In order for the film to partake in this wild scheme, the filmmakers had to execute a large number of miniature shots to show the operations in Antarctica as they prepared to install the rows upon rows of rockets that would eventually propel the Earth out of its orbit. The effects work for these shots are grand in scale, depicting some masterfully envisioned models and wonderful miniature work. There is also a great deal of destruction to be had in this film, that is rendered in that wild Toho fashion of demolishing those already mentioned and masterfully created models. The destruction really gets going when Gorath reaches the outskirts of our planet, bringing its substantial girth with it. The gravity from Gorath begins to wreak havoc on our planet, sending the oceans to spilling over and ripping mountainsides like they were made of Styrofoam, which they most certainly might have been made of. The effects work in these scenes is standard for a Toho production, which is always a damn good thing. We get to see the full destruction in a handful of steady long takes that never pull away from the carnage, produced by the demolition of these artistic renderings of specific locations throughout Japan. The technique of miniature work is a slowly vanishing trade, but here we get to see it in its full glory. There’s nothing like it and it’s just another one of the aspects of Gorath that make it so much fun to see play out.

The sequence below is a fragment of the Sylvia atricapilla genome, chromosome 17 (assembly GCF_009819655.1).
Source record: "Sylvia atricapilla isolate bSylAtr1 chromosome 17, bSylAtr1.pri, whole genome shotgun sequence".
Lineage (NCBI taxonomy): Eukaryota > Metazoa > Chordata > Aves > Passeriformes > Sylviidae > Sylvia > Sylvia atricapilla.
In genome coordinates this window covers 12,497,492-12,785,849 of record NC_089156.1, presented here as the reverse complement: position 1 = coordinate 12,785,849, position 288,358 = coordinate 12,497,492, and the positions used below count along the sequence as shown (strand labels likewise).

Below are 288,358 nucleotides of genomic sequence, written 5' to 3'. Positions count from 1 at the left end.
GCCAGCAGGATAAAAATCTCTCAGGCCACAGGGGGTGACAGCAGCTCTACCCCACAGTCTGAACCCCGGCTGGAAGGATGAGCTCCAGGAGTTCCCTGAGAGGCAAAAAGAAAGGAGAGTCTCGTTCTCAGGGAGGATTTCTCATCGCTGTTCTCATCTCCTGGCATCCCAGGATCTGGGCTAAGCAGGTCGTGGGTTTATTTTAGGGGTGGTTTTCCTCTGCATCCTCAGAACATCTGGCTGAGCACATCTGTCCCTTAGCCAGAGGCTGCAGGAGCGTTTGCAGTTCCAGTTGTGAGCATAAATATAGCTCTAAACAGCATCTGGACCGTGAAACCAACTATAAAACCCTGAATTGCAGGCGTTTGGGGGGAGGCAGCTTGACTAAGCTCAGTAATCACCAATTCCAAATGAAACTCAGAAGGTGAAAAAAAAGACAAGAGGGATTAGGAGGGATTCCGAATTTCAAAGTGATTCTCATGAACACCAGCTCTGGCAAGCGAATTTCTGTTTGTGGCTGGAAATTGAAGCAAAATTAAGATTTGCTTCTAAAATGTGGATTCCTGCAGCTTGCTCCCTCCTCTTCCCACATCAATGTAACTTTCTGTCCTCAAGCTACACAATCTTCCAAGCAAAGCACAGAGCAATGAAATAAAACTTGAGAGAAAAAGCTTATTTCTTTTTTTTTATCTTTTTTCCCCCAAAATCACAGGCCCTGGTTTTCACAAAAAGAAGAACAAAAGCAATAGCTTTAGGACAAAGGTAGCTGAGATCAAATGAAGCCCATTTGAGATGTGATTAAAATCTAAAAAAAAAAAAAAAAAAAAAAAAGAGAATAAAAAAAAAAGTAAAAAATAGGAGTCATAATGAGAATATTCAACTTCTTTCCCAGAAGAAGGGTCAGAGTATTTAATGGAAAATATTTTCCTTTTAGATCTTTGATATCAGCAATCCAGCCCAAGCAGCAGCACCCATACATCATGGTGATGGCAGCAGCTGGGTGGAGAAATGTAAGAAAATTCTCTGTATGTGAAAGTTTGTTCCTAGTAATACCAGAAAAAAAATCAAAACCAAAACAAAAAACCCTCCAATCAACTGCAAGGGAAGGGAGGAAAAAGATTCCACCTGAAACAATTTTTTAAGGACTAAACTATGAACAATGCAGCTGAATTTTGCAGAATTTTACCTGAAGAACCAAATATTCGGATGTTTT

Gorath is another great effort brought to us by the great people of the Toho Company and the expert eye of director Ishiro Honda. The story is an interesting one, giving us an inside look at what it would take in order for the planet Earth to survive a collision with a rogue star six thousand times its size. The atmosphere of doom is wonderful and the thematic pull of all the nations coming together to weather the storm is a great treat to see performed on the screen. You always wish humanity shows its best side in life, but to be able to see a representation of mankind working together for the greater good in order to avert a disaster gives this reviewer a glimmer of hope that maybe we’d do the same thing if up against the same odds.